WASHINGTON—The Food and Drug Administration recommended Thursday that Congress approve an $87.4 million increase in fees paid by drug companies so the agency can hire 82 employees to better monitor the safety of prescription medications already on the market.
The 29 percent increase would bring annual revenue from the prescription drug user-fee program to $392.8 million and could help quell criticism that the FDA is lax on drug safety issues. Agency critics said the request was a step in the right direction but that more was needed to address their concerns with FDA operations.
The FDA intends to use the additional funds to beef up its review of television drug advertisements, modernize its operations and help keep pace with an increasing drug review workload.
"The proposed recommendations would support significant improvements in FDA's ability to monitor and respond to emerging drug safety issues, as well as continuing FDA's commitment to scientific improvements and streamlining the drug approval process," said Health and Human Services Secretary Mike Leavitt.
But Sen. Charles Grassley, R-Iowa, a frequent FDA critic, was unimpressed, calling the additional funding request a "modest contribution" toward improved safety.
"I don't want to denigrate any step in that direction when a step is made with good intention, but to make sure the FDA is doing everything it should to keep American consumers safe, comprehensive reform of the agency's structure and culture is needed," Grassley said.
The funding request follows strong criticism from health experts and lawmakers that the FDA's safety reviews for previously approved drugs were inadequate and therefore endangered public health. Among the issues the critics pointed to was the FDA's failure to address safety concerns about heart complications from popular painkillers, such as Vioxx, and suicidal tendencies among young people who used prescription anti-depressants.
Critics said Thursday that the agency should be asking Congress for more taxpayer money instead of relying on drug industry money.
"At a time when countless drugs have safety problems, it isn't enough to just rely on money paid by the pharmaceutical industry to fund needed drug safety reforms," said Bill Vaughan, a senior policy analyst for Consumers Union. "To address the wholly inadequate drug safety system, consumers need a commitment from the administration to completely fund drug safety and new laws that will ensure we don't have any more Vioxx-type disasters."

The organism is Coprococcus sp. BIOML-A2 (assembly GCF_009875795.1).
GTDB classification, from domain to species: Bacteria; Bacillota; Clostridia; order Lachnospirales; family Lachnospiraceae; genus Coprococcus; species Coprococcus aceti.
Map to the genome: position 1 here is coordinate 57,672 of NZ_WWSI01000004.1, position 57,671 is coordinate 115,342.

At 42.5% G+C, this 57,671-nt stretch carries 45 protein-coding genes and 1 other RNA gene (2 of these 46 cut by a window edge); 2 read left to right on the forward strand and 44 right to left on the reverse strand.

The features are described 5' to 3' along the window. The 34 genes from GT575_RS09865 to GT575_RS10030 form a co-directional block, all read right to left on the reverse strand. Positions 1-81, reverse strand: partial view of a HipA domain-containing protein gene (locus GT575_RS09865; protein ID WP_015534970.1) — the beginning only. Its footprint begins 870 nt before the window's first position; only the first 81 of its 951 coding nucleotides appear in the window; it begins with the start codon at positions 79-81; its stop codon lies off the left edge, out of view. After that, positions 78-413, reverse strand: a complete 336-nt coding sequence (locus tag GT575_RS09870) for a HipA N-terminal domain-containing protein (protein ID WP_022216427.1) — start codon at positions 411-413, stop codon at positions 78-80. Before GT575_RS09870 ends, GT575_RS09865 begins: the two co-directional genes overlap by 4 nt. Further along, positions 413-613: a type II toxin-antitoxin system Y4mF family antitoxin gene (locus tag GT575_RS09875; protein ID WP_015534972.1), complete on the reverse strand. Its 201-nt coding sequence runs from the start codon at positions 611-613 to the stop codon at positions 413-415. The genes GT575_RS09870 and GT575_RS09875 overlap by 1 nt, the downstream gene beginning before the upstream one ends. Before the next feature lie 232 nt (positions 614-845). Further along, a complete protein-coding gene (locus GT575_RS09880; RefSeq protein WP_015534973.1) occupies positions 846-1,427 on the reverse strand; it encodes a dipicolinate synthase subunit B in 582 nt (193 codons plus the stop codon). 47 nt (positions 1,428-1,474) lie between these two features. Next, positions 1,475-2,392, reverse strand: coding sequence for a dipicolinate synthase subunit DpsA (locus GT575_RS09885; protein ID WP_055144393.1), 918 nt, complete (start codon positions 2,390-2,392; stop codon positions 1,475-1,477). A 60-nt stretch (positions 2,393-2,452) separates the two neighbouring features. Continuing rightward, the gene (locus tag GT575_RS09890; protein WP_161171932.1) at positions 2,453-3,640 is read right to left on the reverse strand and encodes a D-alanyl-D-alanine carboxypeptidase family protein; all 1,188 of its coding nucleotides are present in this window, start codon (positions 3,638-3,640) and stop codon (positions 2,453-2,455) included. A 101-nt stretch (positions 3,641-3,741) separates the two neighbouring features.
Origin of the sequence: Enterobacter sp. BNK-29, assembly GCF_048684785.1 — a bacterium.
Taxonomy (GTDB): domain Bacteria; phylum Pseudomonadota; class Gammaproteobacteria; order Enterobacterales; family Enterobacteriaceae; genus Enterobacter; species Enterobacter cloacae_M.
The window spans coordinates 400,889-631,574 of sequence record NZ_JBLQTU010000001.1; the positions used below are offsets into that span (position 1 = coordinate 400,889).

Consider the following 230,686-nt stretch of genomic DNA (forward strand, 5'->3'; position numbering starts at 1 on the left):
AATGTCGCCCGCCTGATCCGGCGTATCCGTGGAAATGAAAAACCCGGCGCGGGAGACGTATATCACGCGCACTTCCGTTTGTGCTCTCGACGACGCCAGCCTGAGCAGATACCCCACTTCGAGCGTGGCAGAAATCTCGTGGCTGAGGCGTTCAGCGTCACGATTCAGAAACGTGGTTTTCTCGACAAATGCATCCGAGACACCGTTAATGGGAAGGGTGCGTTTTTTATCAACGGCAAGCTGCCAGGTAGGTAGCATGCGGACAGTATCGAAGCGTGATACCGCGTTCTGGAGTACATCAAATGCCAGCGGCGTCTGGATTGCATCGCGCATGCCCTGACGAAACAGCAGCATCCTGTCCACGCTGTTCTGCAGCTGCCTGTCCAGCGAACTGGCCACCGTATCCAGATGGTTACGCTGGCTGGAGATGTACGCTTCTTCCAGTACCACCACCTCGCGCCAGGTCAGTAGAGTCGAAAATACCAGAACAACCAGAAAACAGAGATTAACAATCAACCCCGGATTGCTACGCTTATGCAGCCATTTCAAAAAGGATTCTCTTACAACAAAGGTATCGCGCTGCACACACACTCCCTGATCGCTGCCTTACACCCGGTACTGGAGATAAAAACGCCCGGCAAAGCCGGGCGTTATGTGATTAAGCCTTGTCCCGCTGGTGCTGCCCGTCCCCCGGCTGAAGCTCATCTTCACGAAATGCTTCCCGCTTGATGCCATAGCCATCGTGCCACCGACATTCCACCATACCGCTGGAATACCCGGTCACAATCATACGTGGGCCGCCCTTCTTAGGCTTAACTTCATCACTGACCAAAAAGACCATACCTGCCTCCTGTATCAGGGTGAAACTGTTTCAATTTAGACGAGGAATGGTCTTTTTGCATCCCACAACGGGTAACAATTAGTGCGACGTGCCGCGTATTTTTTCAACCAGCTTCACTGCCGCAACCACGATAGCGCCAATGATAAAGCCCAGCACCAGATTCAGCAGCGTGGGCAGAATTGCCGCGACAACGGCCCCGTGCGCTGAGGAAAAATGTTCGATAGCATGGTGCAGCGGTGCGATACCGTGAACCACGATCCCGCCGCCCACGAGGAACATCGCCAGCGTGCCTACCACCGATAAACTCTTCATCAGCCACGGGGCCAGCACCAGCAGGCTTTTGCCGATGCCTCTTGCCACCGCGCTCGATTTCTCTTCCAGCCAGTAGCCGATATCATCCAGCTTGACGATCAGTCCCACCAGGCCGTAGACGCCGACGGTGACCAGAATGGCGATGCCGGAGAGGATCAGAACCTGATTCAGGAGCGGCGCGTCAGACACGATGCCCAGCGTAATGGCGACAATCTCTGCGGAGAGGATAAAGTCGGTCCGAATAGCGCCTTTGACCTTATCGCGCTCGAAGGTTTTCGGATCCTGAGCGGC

The Prescription Drug User Fee Act of 1992 allows drug industry money to help expedite the FDA's review of proposed drugs. The law was enacted because of long delays in the agency's review process for new drugs. The program has dramatically cut those review times and has been credited with speeding new drugs to market. The user-fee program is up for its five-year congressional reauthorization this year.
"In the last 14 years, three consecutive user-fee programs have brought enormous public health gains to our, and indeed the world's, consumers, by helping FDA make increasingly complex medications available to patients faster than was ever possible before without sacrificing quality," said FDA Commissioner Andrew C. von Eschenbach.
But in September, a report by The Institute of Medicine, a federal advisory panel, found the user fees helped create a "troubling resource imbalance" at the FDA. The bulk of user-fee money funded reviews of potential new drugs, but the report indicated that the FDA had inadequate safety reviews of drugs already on drugstore shelves.
In addition, the report claimed that some FDA staff and others felt the user fees gave the impression that "powerful industry interests control or strongly influence the (FDA's) decision-making" and create "a sense of obligation" within the agency to please drug makers.
"The FDA's crucial drug regulatory functions are too important to be tainted and compromised by direct funding from the very companies whose drugs the agency reviews for safety," said Dr. Sidney M. Wolfe, director of the Health Research Group at Public Citizen, a consumer watchdog agency.
Doug Arbesfeld, an FDA spokesman, said the drug review unit operates at the "highest global standards and maintains its integrity."
(c) 2007, McClatchy-Tribune Information Services.
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